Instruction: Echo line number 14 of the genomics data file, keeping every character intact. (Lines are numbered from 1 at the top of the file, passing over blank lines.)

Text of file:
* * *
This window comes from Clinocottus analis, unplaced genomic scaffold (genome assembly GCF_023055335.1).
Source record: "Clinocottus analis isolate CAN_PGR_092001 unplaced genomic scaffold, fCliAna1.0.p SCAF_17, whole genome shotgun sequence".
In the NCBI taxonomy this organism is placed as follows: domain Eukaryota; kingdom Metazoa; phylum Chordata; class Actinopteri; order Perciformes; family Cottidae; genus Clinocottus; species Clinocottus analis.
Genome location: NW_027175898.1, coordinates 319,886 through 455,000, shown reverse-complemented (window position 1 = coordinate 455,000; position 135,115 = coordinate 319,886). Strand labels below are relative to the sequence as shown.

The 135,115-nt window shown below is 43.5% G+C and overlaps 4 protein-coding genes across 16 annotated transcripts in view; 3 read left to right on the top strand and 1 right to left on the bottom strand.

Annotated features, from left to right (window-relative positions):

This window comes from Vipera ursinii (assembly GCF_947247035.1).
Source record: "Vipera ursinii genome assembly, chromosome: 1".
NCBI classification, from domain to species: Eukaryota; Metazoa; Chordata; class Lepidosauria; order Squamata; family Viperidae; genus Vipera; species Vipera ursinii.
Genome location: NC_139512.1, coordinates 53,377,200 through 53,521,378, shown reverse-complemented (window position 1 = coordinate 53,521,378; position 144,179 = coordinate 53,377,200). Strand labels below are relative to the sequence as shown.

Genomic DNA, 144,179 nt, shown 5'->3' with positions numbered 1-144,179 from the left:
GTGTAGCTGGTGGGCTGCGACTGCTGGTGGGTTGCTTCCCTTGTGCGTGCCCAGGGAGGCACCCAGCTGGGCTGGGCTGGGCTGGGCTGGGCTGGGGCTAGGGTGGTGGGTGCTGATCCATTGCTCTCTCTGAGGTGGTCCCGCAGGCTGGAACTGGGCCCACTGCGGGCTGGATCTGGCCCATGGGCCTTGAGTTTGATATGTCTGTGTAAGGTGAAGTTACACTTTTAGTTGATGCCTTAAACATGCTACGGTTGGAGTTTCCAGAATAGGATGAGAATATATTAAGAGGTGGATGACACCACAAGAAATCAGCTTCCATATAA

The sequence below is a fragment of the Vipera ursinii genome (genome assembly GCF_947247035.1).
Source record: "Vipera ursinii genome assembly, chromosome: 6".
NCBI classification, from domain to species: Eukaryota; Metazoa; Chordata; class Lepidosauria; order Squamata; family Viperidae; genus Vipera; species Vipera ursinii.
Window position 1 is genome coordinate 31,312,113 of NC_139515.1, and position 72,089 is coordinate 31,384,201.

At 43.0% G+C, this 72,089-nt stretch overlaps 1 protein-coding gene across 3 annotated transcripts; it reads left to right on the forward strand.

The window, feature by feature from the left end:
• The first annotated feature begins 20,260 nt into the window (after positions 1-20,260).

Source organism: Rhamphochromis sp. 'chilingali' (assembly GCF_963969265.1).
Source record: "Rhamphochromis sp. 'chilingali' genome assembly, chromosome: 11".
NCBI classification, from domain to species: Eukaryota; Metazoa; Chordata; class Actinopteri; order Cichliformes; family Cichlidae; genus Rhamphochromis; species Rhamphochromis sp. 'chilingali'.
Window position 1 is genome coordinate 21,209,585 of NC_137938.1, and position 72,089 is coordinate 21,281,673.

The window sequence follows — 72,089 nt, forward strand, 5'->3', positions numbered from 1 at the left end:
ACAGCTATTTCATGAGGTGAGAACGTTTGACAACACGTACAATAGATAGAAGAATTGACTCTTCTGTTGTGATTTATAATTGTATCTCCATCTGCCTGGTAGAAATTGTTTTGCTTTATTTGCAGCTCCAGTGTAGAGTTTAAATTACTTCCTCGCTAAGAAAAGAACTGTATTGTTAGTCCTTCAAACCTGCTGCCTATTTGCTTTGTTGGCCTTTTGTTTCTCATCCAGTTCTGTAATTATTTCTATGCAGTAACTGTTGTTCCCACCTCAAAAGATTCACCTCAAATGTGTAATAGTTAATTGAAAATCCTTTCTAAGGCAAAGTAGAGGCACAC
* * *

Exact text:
Source record: "Vipera ursinii genome assembly, chromosome: 6".